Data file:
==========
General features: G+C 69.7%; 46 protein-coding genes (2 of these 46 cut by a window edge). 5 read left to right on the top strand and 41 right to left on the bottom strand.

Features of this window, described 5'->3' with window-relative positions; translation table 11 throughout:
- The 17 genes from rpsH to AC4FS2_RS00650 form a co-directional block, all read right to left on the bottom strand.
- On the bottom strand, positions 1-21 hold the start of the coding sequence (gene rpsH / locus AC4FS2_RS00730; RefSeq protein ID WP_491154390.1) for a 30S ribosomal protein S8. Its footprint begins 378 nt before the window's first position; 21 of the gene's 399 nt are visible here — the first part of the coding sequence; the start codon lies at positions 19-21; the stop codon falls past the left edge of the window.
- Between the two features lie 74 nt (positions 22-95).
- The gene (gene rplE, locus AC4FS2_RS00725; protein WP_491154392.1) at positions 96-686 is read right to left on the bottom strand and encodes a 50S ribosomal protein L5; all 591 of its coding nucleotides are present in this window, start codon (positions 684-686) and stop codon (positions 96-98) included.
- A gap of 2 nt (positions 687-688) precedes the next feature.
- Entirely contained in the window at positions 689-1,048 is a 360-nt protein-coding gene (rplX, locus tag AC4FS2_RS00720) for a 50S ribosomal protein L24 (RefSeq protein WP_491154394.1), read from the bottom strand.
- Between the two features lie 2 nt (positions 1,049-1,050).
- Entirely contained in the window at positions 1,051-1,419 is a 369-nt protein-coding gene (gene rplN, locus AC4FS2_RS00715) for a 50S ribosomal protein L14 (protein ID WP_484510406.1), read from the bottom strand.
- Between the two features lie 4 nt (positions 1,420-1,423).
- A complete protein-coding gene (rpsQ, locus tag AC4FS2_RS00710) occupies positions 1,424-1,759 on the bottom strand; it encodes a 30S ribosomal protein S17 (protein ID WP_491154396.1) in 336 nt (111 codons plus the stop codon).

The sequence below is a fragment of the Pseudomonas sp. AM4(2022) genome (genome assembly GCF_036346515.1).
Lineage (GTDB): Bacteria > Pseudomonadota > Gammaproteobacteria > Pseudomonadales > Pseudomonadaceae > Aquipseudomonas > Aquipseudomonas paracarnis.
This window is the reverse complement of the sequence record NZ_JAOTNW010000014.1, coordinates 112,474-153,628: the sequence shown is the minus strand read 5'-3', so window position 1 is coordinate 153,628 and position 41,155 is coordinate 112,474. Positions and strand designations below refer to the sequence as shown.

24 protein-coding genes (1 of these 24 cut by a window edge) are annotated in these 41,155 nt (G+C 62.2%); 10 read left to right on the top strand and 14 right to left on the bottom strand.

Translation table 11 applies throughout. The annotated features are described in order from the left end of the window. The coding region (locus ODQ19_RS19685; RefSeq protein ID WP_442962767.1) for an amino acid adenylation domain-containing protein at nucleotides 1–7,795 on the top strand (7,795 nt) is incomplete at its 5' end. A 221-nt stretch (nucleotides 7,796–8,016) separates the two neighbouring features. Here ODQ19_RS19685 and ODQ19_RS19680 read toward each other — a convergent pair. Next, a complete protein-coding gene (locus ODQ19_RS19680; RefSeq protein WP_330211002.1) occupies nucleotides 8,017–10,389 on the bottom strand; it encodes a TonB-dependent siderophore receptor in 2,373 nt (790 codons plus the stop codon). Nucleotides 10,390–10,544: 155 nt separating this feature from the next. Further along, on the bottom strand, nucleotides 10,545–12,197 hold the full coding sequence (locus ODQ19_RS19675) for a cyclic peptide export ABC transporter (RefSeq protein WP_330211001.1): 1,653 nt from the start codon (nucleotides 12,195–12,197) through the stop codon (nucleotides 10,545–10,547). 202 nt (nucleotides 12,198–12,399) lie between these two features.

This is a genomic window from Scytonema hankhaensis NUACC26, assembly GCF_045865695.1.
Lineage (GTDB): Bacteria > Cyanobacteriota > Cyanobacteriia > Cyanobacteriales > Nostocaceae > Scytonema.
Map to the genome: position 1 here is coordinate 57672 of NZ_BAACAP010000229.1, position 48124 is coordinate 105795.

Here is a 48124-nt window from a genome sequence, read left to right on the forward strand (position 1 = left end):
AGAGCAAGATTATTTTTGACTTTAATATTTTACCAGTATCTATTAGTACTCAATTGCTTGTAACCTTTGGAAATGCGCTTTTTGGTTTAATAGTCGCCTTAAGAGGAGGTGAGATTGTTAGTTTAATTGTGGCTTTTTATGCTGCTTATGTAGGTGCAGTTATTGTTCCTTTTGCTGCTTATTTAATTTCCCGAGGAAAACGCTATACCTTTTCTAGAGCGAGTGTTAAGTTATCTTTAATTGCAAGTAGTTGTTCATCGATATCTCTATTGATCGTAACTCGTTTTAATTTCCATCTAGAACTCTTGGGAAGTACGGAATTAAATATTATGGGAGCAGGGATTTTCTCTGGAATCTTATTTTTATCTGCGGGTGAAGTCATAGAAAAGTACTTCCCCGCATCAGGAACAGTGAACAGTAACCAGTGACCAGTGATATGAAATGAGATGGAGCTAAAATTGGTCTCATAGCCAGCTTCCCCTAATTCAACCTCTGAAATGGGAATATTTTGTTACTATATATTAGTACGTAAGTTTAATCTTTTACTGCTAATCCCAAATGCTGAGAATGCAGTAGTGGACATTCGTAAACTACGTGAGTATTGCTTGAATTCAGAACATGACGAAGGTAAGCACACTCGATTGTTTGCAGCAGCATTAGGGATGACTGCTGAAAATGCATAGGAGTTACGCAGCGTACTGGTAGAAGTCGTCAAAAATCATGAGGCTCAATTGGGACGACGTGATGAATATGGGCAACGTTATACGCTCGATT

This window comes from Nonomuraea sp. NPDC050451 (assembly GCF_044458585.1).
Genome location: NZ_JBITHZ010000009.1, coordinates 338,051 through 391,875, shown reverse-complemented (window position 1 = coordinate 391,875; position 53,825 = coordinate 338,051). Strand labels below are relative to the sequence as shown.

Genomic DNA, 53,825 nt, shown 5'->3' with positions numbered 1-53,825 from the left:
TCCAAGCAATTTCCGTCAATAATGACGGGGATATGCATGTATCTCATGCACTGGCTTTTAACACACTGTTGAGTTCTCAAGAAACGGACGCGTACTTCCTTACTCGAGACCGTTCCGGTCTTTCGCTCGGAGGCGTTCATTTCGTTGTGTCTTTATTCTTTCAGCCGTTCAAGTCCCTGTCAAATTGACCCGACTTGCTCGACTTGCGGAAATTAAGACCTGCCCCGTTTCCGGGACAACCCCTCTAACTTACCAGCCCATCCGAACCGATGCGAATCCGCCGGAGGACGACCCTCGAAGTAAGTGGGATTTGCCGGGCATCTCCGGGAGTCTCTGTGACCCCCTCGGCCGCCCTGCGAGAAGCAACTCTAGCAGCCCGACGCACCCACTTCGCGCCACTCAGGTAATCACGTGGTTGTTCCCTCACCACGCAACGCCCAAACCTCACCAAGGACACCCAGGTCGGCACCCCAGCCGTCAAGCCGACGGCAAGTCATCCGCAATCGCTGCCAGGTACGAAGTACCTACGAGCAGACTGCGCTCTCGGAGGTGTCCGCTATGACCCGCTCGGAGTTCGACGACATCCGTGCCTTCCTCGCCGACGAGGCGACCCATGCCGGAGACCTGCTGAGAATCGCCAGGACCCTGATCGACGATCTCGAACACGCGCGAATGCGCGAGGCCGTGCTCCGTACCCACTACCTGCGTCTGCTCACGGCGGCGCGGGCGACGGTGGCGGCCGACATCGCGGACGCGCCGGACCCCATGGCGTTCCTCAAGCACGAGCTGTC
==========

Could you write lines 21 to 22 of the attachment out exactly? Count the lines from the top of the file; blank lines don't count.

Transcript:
Here is a 48124-nt window from a genome sequence, read left to right on the forward strand (position 1 = left end):
AGAGCAAGATTATTTTTGACTTTAATATTTTACCAGTATCTATTAGTACTCAATTGCTTGTAACCTTTGGAAATGCGCTTTTTGGTTTAATAGTCGCCTTAAGAGGAGGTGAGATTGTTAGTTTAATTGTGGCTTTTTATGCTGCTTATGTAGGTGCAGTTATTGTTCCTTTTGCTGCTTATTTAATTTCCCGAGGAAAACGCTATACCTTTTCTAGAGCGAGTGTTAAGTTATCTTTAATTGCAAGTAGTTGTTCATCGATATCTCTATTGATCGTAACTCGTTTTAATTTCCATCTAGAACTCTTGGGAAGTACGGAATTAAATATTATGGGAGCAGGGATTTTCTCTGGAATCTTATTTTTATCTGCGGGTGAAGTCATAGAAAAGTACTTCCCCGCATCAGGAACAGTGAACAGTAACCAGTGACCAGTGATATGAAATGAGATGGAGCTAAAATTGGTCTCATAGCCAGCTTCCCCTAATTCAACCTCTGAAATGGGAATATTTTGTTACTATATATTAGTACGTAAGTTTAATCTTTTACTGCTAATCCCAAATGCTGAGAATGCAGTAGTGGACATTCGTAAACTACGTGAGTATTGCTTGAATTCAGAACATGACGAAGGTAAGCACACTCGATTGTTTGCAGCAGCATTAGGGATGACTGCTGAAAATGCATAGGAGTTACGCAGCGTACTGGTAGAAGTCGTCAAAAATCATGAGGCTCAATTGGGACGACGTGATGAATATGGGCAACGTTATACGCTCGATT